What COVID-19 might mean for your AGM and how to plan for it

When planning an Annual General Meeting (AGM), it is currently necessary to consider contingency plans in light of the spread of Covid-19. The Chartered Governance Institute is helping the Government to produce guidance offering suggestions reflecting UK company law and regulation. However, individual organisations will need to consider their own individual circumstances, including their Articles of Association and any other relevant matters.

There are effectively five options:

  • Adapt the basis on which you hold the AGM
  • Delay convening the AGM, if notice has not yet been issued
  • Postpone the AGM, if permitted under the Articles of Association (Articles)
  • Adjourn the AGM
  • Conduct a hybrid AGM, if permitted under the Articles

Although as the situation continues to evolve, companies may ultimately have to use more than one of these options.

Charity Commission Advice

This is the Charity Commission's advice on holding AGMs during the Coronavirus pandemic:

“Coronavirus is having a major impact on charity events and the government’s health advice may lead to some charities having no choice but to decide to cancel or postpone their AGMs and other critical meetings.

If as trustees, you decide it is necessary to do so, you should record this decision to demonstrate good governance of your charity. This is particularly important if it is not possible to hold your AGM which may make it difficult for you to finalise your annual reports and accounts.

In the current situation, it is becoming increasingly difficult to hold face-to-face meetings. Some charities have clauses in their governing documents that allow them to meet virtually or to use telephone facilities, so we advise trustees to check their governing document and see if they can make amendments themselves to facilitate changes as to how or when meetings are held.

Where there is no such clause in your governing document and you decide to hold meetings over the phone or using digital solutions, we will understand but you should record this decision and that you have done this to demonstrate good governance of your charity.”

AGM Guidelines Q & A

  1. Can a general meeting be validly held while the Stay at Home Measures are in force?

Yes, but general meetings will have to be held in a different way while the Stay at Home Measures are in force. While the requirements of a valid general meeting are in part determined by a charity’s articles of association, it should be possible to still hold a valid general meeting with attendees limited to quorum.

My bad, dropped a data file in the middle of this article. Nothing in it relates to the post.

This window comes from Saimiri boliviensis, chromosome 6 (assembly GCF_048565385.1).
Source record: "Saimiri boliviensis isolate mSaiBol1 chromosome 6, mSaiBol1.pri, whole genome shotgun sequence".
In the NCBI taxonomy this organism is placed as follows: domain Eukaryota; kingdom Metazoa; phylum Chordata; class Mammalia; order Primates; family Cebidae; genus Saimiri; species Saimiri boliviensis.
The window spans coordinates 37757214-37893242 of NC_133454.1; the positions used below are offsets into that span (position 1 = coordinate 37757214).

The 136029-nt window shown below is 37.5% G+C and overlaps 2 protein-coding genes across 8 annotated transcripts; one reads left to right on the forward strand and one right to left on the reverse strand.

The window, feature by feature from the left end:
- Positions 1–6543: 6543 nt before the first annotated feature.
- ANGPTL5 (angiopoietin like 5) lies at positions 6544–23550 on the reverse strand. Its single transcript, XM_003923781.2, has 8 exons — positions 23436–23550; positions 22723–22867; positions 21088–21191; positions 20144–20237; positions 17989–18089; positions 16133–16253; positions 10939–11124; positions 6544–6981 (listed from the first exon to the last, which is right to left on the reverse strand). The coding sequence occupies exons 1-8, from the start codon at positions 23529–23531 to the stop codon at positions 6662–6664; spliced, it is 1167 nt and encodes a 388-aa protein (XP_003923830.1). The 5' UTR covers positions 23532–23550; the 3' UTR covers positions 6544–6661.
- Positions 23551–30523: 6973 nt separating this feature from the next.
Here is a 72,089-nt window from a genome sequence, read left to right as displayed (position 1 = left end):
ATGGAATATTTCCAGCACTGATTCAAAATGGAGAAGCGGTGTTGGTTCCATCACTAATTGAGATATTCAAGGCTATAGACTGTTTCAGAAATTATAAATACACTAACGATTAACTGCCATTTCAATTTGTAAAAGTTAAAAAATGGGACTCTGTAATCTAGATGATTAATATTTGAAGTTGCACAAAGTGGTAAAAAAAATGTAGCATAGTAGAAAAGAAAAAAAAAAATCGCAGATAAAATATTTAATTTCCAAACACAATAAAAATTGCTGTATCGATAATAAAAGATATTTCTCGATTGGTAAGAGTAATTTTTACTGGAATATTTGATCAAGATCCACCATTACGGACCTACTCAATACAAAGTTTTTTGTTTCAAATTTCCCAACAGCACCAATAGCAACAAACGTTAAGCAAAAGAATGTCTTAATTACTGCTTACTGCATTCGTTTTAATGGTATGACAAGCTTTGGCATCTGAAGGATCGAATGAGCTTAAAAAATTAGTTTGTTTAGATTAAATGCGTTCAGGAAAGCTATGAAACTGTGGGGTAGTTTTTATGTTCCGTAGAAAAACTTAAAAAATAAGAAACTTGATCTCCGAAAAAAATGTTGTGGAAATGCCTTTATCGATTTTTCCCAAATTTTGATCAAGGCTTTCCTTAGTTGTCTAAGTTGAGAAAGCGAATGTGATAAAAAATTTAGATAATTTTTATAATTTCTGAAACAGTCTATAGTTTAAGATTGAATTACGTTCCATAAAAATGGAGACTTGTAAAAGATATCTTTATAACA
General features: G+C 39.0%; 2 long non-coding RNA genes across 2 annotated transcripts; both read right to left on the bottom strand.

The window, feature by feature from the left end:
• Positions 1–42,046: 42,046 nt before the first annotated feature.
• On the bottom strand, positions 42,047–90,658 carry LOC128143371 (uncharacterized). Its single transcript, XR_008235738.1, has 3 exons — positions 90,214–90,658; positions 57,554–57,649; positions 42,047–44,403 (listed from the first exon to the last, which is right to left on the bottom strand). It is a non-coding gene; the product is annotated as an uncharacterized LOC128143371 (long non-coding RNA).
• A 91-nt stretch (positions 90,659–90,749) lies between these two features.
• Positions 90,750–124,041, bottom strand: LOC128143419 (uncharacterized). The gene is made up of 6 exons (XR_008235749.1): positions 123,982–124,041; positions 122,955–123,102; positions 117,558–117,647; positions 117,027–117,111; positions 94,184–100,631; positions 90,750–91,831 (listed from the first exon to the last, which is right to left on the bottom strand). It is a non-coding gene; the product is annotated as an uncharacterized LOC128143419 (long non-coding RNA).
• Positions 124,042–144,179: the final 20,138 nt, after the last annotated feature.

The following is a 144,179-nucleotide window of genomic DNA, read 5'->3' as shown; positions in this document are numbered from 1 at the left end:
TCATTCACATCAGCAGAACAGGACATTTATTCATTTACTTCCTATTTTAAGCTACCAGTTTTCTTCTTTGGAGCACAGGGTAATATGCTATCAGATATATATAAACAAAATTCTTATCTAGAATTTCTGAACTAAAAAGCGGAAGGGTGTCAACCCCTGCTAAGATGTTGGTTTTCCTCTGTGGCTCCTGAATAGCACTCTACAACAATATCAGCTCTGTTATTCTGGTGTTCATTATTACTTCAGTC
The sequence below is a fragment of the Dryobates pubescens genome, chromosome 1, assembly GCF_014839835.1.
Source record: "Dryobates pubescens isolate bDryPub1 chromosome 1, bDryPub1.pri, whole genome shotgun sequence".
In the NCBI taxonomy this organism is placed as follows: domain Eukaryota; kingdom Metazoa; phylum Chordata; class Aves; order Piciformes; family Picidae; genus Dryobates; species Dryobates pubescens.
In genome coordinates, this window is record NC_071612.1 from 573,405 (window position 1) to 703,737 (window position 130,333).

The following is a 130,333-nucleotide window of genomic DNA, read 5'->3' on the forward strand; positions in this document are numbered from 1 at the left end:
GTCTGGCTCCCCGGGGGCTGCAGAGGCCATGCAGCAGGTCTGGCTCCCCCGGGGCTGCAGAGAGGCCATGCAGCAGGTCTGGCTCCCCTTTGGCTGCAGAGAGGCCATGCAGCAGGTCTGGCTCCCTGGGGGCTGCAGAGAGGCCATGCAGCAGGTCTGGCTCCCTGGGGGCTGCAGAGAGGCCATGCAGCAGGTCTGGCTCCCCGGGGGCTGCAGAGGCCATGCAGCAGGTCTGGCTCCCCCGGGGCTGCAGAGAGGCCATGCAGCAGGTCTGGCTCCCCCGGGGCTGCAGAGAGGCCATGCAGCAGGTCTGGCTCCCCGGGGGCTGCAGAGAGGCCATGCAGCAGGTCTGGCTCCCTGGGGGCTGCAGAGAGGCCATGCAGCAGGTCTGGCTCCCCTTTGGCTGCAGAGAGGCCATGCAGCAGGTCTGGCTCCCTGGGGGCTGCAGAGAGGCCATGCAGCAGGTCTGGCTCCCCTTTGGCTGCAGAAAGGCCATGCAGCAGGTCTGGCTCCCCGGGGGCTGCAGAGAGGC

1. Are trustees and committee members generally able to attend general meetings while the Stay at Home Measures are in force?

Not in person. The Stay at Home Measures prohibit public gatherings of more than two people. It should be made clear in the notice of meeting and on the website where the notice of meeting has already been published, that public gatherings of more than two people are not permitted under the Stay at Home Measures and that therefore members are not allowed to attend the meeting in person. However, members should, of course, be encouraged to vote by proxy. It may also be advisable for submission of questions for the chair in writing with the answers to be published in whatever manner is deemed appropriate (for example on the company website).

  1. What is the quorum requirement for AGM?

The quorum for a general meeting is typically set out in the Articles of Association.

Where the articles of association require more than two members to be present for a meeting to be quorate, these members may typically be present either in person or represented by proxy. In this case, two persons will need to be present in person in order to constitute a ‘meeting’, but one of them (for example, the person who chairs the general meeting) might be appointed as proxy for other members in order to fulfil the quorum requirement.

If a quorum requires the physical presence of more than two persons, then additional members or proxies may be required to attend in person and numbers should be kept to the minimum necessary to enable the meeting to proceed. Again, all appropriate social distancing measures should be observed.

  1. Who will chair a general meeting?

The articles will determine who chairs a general meeting. They typically provide that the chair of the board or, in the absence of the chair of the board, another director shall preside as chair of the meeting. It may be helpful for a director to attend as part of the quorum so that it is clear who shall act as chair of the meeting. Alternatively, articles may allow for any member to be elected to act as the chair of the meeting by a resolution of the company passed at that meeting.